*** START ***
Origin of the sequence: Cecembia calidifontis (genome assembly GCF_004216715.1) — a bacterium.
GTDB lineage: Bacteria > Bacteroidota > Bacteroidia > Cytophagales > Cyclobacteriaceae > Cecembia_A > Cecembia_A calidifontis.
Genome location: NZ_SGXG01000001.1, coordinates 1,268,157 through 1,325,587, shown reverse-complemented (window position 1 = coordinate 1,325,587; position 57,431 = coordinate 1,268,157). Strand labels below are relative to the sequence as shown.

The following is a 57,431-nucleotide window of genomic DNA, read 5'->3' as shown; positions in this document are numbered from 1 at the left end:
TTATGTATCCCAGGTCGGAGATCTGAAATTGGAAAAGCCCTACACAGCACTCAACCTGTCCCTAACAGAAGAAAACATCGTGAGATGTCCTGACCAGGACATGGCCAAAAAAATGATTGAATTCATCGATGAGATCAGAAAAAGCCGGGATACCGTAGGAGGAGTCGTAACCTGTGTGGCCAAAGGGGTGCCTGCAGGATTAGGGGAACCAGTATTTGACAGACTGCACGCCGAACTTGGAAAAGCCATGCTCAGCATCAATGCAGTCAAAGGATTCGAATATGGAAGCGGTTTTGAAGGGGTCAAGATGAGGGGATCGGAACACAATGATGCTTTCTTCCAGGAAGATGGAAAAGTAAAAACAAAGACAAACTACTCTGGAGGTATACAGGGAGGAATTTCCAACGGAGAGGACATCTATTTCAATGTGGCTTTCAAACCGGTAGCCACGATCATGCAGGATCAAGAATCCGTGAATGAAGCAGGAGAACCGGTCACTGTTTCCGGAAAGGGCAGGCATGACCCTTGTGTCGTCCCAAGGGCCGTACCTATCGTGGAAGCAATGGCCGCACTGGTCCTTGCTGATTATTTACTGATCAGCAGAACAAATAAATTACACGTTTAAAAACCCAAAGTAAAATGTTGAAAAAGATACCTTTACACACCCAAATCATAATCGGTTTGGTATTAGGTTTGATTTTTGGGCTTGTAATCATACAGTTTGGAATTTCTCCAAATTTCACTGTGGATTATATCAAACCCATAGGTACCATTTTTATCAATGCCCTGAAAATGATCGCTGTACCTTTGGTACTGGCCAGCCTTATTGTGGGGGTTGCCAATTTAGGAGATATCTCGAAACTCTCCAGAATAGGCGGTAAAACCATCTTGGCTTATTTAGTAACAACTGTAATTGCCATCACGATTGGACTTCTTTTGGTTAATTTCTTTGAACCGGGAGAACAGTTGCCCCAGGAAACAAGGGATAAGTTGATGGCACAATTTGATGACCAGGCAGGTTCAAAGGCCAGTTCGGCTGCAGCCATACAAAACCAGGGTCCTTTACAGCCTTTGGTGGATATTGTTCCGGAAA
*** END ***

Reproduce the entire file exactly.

Origin of the sequence: Cecembia calidifontis (genome assembly GCF_004216715.1) — a bacterium.
GTDB lineage: Bacteria > Bacteroidota > Bacteroidia > Cytophagales > Cyclobacteriaceae > Cecembia_A > Cecembia_A calidifontis.
Genome location: NZ_SGXG01000001.1, coordinates 1,268,157 through 1,325,587, shown reverse-complemented (window position 1 = coordinate 1,325,587; position 57,431 = coordinate 1,268,157). Strand labels below are relative to the sequence as shown.

The following is a 57,431-nucleotide window of genomic DNA, read 5'->3' as shown; positions in this document are numbered from 1 at the left end:
TTATGTATCCCAGGTCGGAGATCTGAAATTGGAAAAGCCCTACACAGCACTCAACCTGTCCCTAACAGAAGAAAACATCGTGAGATGTCCTGACCAGGACATGGCCAAAAAAATGATTGAATTCATCGATGAGATCAGAAAAAGCCGGGATACCGTAGGAGGAGTCGTAACCTGTGTGGCCAAAGGGGTGCCTGCAGGATTAGGGGAACCAGTATTTGACAGACTGCACGCCGAACTTGGAAAAGCCATGCTCAGCATCAATGCAGTCAAAGGATTCGAATATGGAAGCGGTTTTGAAGGGGTCAAGATGAGGGGATCGGAACACAATGATGCTTTCTTCCAGGAAGATGGAAAAGTAAAAACAAAGACAAACTACTCTGGAGGTATACAGGGAGGAATTTCCAACGGAGAGGACATCTATTTCAATGTGGCTTTCAAACCGGTAGCCACGATCATGCAGGATCAAGAATCCGTGAATGAAGCAGGAGAACCGGTCACTGTTTCCGGAAAGGGCAGGCATGACCCTTGTGTCGTCCCAAGGGCCGTACCTATCGTGGAAGCAATGGCCGCACTGGTCCTTGCTGATTATTTACTGATCAGCAGAACAAATAAATTACACGTTTAAAAACCCAAAGTAAAATGTTGAAAAAGATACCTTTACACACCCAAATCATAATCGGTTTGGTATTAGGTTTGATTTTTGGGCTTGTAATCATACAGTTTGGAATTTCTCCAAATTTCACTGTGGATTATATCAAACCCATAGGTACCATTTTTATCAATGCCCTGAAAATGATCGCTGTACCTTTGGTACTGGCCAGCCTTATTGTGGGGGTTGCCAATTTAGGAGATATCTCGAAACTCTCCAGAATAGGCGGTAAAACCATCTTGGCTTATTTAGTAACAACTGTAATTGCCATCACGATTGGACTTCTTTTGGTTAATTTCTTTGAACCGGGAGAACAGTTGCCCCAGGAAACAAGGGATAAGTTGATGGCACAATTTGATGACCAGGCAGGTTCAAAGGCCAGTTCGGCTGCAGCCATACAAAACCAGGGTCCTTTACAGCCTTTGGTGGATATTGTTCCGGAAA